After several months of waiting, I was able to catch Jambang at 12 Galaxies in the Mission District of San Francisco. My pal Scott Jones and I arrived early, and got to speak with drummer Steve DeLollis, along with meeting Greg Ginn, all the while enjoying the sounds of CCR coming out of the house PA.
The Taylor Texas Corrugators opened the show. Their set was made up of loose, improvised jams. The sound was heavily guided by the mandolin playing of Bobby Bancalari, which at times sounded more like a violin. His standout moment was an excellent Baroque style solo, given after an introduction by Ginn. Cliff Samuel's bass playing also featured heavily. His sound reminded me at times of Holger Czukay's, and it pulled the band forward with a tight focus. Steve played a lot more straightforward than on the Corrugator's CD's, less Swing and more Rock. There were brief moments when his playing moved into the style of Bent Edge, but for the most part he rocked hard. Ginn featured a melodic sound for most of the set. He played simple lines for the most part, coloring the sound more so than attempting to dominate it. He had a tone much like that of Jerry Garcia at times. His one extended solo in the set had the Harmelodic qualities of James Blood Ulmer's coolest moments.
In contrast to the overall looseness of the Corrugators, Jambang's set was extremely tight. They played most, if not all, of the debut CD, and stayed true to the tunes as recorded. I find it really fun to listen to Ginn's guitar playing with Jambang. His tone still has it's raw edge, but the more relaxed pace of his approach allows for more space with which to really hear it's depth. Ginn rarely solos during Jambang's tunes, but there is still a lot of sound coming from his amp to appreciate. The keyboard lines that he recorded on the CD were played as samples. The band cued around them tightly, and while one friend of mine commented that he found this approach somewhat annoying, I'm a big fan of Greg's tech-friendly ways, so for me it just added to the thrill. Bancalari's mandolin playing was a lot less clipped than on the CD. He played with more legato, using big, ringing chords instead of the percussive style on the recording. Cliff's bass was mixed a lot higher than on Connecting, giving the songs a much harder Rock drive live. DeLollis stayed true to his motorik style on the recording, which, coupled with the more driving bass, made Jambang a heavier live band than I imagined they'd be. The visuals by Joey Keeton were simple forms (raindrops on water, digitized blobs, faces, waves), inverted at times into negative images. I thought it to be a tamer version of the old Butthole Surfers backing films. Interesting, but I was more focused on listening to Ginn hold court.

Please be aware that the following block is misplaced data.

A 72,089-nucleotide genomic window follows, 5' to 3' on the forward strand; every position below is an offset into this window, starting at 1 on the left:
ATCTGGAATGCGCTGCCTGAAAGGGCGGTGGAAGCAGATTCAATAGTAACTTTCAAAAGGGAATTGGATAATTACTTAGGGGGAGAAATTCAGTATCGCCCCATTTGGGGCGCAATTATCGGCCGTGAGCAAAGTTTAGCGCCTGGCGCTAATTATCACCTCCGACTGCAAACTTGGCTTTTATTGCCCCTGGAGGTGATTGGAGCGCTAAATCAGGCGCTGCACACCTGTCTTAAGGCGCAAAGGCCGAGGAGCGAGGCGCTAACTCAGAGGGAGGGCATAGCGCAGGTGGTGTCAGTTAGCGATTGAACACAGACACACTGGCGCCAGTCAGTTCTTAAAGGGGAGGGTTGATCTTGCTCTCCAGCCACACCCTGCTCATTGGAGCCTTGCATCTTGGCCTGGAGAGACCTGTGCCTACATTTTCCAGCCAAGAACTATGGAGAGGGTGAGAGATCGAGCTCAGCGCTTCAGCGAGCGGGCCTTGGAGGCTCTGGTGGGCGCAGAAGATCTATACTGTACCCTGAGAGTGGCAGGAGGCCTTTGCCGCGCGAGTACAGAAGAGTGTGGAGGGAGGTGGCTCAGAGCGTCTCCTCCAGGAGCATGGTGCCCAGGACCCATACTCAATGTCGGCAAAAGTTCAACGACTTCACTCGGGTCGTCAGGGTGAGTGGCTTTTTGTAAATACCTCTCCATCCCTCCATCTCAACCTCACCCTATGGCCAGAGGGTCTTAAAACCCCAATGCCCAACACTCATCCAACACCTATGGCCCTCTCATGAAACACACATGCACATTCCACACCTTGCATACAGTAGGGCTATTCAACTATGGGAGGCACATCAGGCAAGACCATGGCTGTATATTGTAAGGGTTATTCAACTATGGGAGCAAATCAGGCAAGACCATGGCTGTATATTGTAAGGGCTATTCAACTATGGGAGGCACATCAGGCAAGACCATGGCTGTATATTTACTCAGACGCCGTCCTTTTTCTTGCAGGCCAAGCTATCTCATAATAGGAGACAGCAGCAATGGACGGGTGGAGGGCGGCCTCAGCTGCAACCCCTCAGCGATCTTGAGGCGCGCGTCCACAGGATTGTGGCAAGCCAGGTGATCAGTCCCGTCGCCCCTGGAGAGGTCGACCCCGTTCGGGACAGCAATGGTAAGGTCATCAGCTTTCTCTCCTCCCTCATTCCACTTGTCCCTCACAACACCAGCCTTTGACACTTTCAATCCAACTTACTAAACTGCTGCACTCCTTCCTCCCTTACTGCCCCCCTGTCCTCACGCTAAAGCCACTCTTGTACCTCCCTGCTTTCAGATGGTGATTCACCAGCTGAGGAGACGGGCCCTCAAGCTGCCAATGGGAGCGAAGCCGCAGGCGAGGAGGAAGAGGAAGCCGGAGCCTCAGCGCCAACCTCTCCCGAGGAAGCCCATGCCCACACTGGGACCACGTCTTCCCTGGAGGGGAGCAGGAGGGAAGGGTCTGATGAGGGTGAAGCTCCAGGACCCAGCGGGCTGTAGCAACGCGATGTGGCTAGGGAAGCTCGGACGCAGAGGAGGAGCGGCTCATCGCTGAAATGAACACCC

It was a fun, low key show, and I look forward to seeing them at the Stork Club in Oakland.
SST continues to change in unexpected ways . More power to Ginn and his pals! See Jambang if you get a chance.